The drunk man grumbled noisily to himself in the pangs of his pain that all men were the same. With much difficulty he slumped and forward and fell into a fitful sleep.

Suddenly he was rudely awoken by a rough fellow gently shaking him. This man had let himself down into the pit with a rope.

The descent was so difficult beset with sharp stones, briars and obstacles that his hands and body were bleeding.

He took a spare rope, tied it round the drunken man’s waist who fell silent in disbelief. The drunk felt himself dragged to the side of the pit whereupon his rescuer strapped them both together and raised them up on a pulley fixed into the edge of the top of the pit for that purpose.

As they both stood out of the pit into the sunshine, unshackled, the drunken man, who was now a little more sober, looked round. The stranger had gone but there was a rather odd charge that lingered on in the air. He did not feel alone.

He looked back into the pit and thought thankfully about the great sacrifice this Man had made to save him."


http://antiochabouna.blogspot.com/2007/12/christ-is-born-glorify-him.html

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« Reply #12 on: April 17, 2010, 10:03:32 PM »

Why the Christian God? Why are you a Christian as opposed to a Muslim, Hindu, Zoroastrian, etc.?

What would you say to someone who asked a question like this?

First because I was raised into it, and second because I chose it myself once I got older. Christianity is Incarnational and so it is suppose to start in one place like a seed, and multiply/spreadout all over the planet......if not the Kosmos!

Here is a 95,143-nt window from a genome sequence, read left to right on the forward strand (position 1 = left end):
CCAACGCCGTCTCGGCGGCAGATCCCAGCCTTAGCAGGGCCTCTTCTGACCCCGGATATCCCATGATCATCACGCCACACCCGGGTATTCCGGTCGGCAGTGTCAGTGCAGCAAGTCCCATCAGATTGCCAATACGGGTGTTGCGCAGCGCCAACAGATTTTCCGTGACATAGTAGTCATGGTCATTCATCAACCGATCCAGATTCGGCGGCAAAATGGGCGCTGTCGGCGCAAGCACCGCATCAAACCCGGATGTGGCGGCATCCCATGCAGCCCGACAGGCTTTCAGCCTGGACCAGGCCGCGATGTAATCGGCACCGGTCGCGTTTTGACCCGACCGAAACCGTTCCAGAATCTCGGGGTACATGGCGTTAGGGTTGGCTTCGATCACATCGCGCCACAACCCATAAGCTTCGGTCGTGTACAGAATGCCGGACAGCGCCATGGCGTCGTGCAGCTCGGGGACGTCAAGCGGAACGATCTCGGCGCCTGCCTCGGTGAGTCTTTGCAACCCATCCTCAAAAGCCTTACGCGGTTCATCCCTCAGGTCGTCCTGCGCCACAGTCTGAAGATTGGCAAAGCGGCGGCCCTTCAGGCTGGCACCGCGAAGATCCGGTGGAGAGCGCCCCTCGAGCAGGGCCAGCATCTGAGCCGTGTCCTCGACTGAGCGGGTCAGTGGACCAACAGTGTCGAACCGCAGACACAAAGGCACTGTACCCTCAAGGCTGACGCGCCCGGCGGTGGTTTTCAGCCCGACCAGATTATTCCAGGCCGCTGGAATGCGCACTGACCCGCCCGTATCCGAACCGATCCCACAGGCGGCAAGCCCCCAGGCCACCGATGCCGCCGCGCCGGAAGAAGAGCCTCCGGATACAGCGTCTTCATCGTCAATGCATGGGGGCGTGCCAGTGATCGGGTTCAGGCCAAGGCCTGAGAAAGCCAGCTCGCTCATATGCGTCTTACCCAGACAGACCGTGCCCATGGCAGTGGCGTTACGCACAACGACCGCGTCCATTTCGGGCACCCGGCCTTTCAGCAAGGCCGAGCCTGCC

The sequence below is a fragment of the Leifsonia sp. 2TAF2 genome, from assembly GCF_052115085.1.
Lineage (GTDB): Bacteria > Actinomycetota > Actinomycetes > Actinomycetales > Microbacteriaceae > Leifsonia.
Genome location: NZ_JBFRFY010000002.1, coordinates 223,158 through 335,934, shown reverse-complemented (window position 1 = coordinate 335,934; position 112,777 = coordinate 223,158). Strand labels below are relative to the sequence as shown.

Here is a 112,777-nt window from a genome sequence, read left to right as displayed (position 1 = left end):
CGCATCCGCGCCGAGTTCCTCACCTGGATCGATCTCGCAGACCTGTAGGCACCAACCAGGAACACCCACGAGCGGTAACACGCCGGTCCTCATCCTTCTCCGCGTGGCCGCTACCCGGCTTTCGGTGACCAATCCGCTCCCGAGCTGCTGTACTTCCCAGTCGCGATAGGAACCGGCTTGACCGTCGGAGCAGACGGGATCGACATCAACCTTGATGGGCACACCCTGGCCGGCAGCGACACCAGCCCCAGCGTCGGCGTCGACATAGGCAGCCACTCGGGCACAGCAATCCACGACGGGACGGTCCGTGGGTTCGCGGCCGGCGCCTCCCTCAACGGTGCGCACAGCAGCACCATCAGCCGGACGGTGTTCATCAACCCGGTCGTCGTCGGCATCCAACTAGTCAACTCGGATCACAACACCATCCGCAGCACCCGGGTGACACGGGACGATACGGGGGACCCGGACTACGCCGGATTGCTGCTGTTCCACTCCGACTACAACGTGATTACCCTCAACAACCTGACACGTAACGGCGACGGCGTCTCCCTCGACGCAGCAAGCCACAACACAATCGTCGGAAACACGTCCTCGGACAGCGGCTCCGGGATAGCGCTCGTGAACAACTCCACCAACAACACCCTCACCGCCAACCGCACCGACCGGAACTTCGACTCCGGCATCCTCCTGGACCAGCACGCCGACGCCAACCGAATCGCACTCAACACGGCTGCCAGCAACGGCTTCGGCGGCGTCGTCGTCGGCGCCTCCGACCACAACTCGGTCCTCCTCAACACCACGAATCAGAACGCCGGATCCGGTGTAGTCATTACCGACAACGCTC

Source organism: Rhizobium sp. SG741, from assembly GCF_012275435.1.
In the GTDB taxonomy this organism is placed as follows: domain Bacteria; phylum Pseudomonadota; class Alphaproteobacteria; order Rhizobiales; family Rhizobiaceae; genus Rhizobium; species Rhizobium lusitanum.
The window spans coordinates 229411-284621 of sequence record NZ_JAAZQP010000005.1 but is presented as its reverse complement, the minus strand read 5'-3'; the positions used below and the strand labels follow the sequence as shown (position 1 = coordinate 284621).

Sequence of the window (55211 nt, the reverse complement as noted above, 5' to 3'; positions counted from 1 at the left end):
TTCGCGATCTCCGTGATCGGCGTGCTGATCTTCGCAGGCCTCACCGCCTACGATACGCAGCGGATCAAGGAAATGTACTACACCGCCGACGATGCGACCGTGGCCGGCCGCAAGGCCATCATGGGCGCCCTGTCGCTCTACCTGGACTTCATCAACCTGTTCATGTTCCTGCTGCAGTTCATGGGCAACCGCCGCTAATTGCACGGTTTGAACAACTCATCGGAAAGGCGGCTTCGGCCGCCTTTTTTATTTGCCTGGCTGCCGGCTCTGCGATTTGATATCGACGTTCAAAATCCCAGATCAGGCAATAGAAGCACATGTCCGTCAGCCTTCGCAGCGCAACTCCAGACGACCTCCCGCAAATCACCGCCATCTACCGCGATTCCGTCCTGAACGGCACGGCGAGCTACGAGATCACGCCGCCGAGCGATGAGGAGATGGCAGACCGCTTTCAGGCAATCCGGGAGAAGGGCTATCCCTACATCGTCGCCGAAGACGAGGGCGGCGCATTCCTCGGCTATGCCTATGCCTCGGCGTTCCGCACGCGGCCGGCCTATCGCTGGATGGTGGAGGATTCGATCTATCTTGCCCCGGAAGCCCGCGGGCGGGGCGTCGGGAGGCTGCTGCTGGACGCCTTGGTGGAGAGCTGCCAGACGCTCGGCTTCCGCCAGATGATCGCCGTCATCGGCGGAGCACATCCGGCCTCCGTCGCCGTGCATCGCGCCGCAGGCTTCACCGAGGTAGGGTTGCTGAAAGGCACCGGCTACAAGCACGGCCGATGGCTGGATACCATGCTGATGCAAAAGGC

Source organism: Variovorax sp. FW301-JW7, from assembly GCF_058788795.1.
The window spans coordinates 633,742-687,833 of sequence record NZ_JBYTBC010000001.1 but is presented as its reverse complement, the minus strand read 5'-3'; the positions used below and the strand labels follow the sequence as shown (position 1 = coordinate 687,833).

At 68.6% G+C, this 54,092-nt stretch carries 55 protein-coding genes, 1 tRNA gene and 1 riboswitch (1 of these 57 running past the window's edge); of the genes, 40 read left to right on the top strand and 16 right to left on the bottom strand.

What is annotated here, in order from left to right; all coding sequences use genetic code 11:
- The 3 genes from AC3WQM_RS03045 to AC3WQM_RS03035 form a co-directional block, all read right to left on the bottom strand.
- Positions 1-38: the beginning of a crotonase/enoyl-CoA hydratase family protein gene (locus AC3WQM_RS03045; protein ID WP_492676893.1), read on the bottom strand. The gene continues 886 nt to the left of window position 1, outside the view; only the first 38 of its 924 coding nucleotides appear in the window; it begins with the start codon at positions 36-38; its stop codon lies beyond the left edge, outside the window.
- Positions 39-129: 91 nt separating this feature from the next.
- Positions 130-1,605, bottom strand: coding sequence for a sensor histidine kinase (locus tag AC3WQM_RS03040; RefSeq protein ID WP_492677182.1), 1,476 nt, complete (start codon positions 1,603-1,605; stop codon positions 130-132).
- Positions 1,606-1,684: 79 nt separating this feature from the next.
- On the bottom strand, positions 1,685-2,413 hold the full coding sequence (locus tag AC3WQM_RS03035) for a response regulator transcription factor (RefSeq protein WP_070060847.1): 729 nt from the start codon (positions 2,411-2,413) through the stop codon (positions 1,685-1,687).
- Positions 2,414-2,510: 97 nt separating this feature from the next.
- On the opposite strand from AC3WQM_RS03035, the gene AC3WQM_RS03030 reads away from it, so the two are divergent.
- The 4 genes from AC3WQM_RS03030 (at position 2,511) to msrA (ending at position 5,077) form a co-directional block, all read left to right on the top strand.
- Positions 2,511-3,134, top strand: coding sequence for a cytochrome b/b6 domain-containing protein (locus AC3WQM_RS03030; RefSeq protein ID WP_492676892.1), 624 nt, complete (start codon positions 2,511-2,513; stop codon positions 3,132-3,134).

Modern Atheism didn't fall from the sky! It too came from a place.....a classroom or lecture hall some centuries ago in western Europe. And it too had to spread and be taught to people all over the globe.


I would also tell him/her the differences in Worldviews, lifestyles, spirituality, morality.....etc. Then I would tell him/her about the sickness of mankind, the Incarnation, Life, Death, and Resurrection of Christ as being the ultimate reason. Then I would ask him/her why wasn't they a christian?




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« Reply #13 on: April 17, 2010, 11:19:15 PM »

Like jnorm, I was born into Christianity, and then became convicted of it when I got older.

One of the main reasons I was convicted was the astounding wisdom of not just Jesus, but of the Fathers in particular. It was the supreme explanation of my experiences in life.

Buddhism, Hinduism... all good things, but it is the fulness of the truth in Christian doctrine that first enlightened me. Neither in other religions nor in my personal conjecturing had I ever seen anything comparable to Christianity. Whenever I learn from Christianity, I feel wholeness.

That's one reason. I could make historical/philosophical/miracle-based explanations, but another person would likely be either bored of skeptical with that.
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« Reply #14 on: April 17, 2010, 11:55:54 PM »

I could also invoke Apostolic succession of our bishops--we have a line of people who were ordained specifically to preserve the revelation of the Apostles all the way back to the time of Christ. It is very hard to argue with that.
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« Reply #15 on: April 18, 2010, 04:33:33 AM »

Why would the Apostles have gone through the suffereing, pain, and death they did if they were lying about the resurrection?